Open conversations, yes. Women only, no. And discriminating on the basis of the answer, no. So based on that train of thought, why would you ever need to ask it at an interview? Hire the best person for the job THEN have the conversations that enable you as the employer and employee to get the most out of the relationship. Obviously you have to be sensitive to personal dynamics when having these conversations too, as many people wouldn't want, for lots of reasons, to discuss their family plans or their health or their family circumstances. Not all employers are ogres though and some genuinely would welcome these conversations in order to make the relationship better and help employees, not discriminate against the employee.

HR concerns (misconceptions) do make it more difficult to have open conversations IME, which breeds assumptions. I had an entire department assuming I wasn't coming back after mat leave because no-one else ever had, but no-one felt able to ask me the question.

FelicityWasCold Thu 07-Mar-13 09:34:19

If we don't ask men it is meaningless.

And women would lie- I would. Because to admit to wanting a family would damage your chances of employment- and until that culture is changed it would be madness to tell the truth. And if you have 'lied' and then become pregnant, how would they prove whether or not it was planned? Horrendous situation could ensue.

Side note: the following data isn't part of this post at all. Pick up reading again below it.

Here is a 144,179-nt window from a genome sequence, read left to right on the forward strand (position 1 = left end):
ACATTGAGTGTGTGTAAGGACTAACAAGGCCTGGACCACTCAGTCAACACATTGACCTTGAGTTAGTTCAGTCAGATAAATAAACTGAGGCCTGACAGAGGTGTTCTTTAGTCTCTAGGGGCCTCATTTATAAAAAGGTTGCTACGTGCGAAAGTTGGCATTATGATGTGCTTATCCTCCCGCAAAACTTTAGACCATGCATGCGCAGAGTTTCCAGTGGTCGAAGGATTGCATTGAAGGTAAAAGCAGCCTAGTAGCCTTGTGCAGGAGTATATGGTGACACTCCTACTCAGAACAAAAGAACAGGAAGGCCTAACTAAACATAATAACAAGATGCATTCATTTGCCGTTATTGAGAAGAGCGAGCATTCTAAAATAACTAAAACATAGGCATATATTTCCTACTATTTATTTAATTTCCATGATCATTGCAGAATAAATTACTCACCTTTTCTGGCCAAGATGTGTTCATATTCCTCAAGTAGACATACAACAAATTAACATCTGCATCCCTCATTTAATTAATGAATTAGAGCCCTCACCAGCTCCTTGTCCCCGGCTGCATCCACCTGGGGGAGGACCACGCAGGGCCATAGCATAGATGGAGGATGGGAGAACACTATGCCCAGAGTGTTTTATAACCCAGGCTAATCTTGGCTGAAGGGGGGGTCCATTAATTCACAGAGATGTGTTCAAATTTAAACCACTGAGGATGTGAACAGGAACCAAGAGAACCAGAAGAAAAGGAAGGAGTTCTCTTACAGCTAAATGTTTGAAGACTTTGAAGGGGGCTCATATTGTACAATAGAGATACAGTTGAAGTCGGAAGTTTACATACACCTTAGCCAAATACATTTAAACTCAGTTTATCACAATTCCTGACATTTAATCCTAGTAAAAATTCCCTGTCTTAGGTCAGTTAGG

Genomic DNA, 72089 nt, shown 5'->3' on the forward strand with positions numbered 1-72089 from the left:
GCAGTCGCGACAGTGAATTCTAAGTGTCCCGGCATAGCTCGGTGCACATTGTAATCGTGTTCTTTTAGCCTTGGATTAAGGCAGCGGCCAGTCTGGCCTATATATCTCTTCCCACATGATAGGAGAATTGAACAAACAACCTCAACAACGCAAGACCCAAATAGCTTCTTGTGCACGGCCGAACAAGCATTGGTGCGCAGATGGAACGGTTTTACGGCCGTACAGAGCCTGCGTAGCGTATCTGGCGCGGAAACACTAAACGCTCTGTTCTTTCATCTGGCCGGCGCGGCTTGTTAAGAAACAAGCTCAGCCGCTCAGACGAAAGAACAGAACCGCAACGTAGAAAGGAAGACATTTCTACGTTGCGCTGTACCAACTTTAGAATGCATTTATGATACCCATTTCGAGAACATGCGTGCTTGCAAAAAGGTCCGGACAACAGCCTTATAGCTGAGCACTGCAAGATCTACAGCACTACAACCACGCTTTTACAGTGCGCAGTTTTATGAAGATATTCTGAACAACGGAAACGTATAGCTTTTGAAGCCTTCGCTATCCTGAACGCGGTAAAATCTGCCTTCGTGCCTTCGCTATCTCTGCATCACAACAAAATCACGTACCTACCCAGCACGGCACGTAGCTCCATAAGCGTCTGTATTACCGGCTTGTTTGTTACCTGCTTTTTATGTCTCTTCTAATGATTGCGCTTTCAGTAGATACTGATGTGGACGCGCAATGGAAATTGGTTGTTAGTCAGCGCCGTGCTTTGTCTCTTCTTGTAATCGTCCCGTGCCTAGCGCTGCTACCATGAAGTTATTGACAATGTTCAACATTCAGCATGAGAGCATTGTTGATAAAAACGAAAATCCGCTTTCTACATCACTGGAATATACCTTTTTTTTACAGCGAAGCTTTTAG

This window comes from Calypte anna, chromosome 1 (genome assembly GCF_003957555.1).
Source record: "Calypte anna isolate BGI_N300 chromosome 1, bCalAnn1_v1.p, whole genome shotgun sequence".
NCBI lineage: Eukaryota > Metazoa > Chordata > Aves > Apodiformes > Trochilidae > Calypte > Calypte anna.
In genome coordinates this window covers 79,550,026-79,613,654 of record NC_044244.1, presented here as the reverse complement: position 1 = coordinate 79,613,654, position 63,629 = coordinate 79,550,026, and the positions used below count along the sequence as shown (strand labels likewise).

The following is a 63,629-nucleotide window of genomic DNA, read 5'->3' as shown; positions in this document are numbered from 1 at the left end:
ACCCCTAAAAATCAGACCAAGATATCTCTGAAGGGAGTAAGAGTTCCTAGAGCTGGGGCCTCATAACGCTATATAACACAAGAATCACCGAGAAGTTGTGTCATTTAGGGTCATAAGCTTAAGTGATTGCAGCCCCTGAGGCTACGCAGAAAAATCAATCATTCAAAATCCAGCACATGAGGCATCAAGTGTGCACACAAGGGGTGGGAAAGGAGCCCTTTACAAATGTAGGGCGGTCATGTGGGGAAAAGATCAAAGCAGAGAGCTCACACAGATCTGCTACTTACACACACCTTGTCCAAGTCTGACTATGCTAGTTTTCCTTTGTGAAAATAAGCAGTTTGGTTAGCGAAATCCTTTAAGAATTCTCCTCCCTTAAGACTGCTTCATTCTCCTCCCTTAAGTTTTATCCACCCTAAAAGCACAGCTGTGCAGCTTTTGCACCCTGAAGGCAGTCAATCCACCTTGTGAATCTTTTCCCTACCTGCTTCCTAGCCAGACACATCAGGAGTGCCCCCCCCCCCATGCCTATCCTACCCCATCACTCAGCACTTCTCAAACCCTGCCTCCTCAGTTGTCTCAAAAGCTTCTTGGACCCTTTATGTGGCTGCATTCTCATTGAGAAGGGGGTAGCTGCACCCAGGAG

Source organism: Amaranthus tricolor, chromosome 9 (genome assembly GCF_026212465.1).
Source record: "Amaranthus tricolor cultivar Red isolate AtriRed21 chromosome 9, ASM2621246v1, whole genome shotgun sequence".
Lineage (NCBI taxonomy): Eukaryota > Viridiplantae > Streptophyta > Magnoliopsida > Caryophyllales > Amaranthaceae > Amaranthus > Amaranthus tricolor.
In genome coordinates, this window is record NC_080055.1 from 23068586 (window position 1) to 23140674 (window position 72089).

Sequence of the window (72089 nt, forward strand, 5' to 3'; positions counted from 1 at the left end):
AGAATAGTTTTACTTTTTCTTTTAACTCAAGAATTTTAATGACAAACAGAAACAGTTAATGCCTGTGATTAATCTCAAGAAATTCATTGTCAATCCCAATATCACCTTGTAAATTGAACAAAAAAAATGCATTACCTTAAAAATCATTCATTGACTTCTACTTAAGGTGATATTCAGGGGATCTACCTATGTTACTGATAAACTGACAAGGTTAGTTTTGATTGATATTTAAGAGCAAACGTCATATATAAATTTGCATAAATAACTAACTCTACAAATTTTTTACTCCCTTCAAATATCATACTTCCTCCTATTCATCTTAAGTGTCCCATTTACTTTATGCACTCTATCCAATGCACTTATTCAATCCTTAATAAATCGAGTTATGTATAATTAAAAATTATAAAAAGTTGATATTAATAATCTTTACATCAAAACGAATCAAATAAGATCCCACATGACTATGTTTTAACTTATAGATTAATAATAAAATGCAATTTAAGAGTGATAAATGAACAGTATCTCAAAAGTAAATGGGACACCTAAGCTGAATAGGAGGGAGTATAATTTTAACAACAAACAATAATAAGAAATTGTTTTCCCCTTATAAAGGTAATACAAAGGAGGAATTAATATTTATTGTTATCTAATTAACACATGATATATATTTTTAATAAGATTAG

AThingInYourLife Thu 07-Mar-13 09:35:25

There's nothing stopping people having open conversations with their employers now about their family planning.

Presumably they don't for the same reason people tend not to talk about these things to any but their closest confidants - it's intensely private.

Nothing needs to change unless there is to be some element of forced co-operation.

BlueyDragon Thu 07-Mar-13 20:53:18

But there are barriers to employers asking the question, "Oh, you mustn't ask that, you'll get done for discrimination". Even when the purpose of asking the question is not actually discriminatory but designed to assist the employee and employer in continuing their working relationship.

CabbageLeaves Thu 07-Mar-13 21:22:15

I've just employed someone and my educated guess is that the only candidate going to possibly need maternity leave is the one I've employed.

Did it cross my mind? If I'm honest...yes. Small dept, long time training new staff with costs involved. Impact will be significant if she does fall pregnant. She was the best candidate and got the job anyway.

My point is that the conversation would not have made the difference to me. Had it made a difference I'd probably be the sort of employer to have avoided her regardless.

What are HR hoping to get out of it?

Is this pre employment, during employment? Will they ask yearly? Will they stop asking when you're 45, single?

Stupid idea I think

no way! hugely regressive move.

and just wow at her specifically saying 'ask women'.

no, no, no, no, no!

dozily Fri 08-Mar-13 13:55:57

I would strongly oppose this. And asking men as well as women wouldn't stop sex discrimination at all - like it or not, they will ignore the man's answer but mentally put a black mark against the woman's name if she said she was planning a family soon. Employer are well aware that women are more likely than men to request maternity leave and flexible working.

Wigeon Fri 08-Mar-13 13:58:05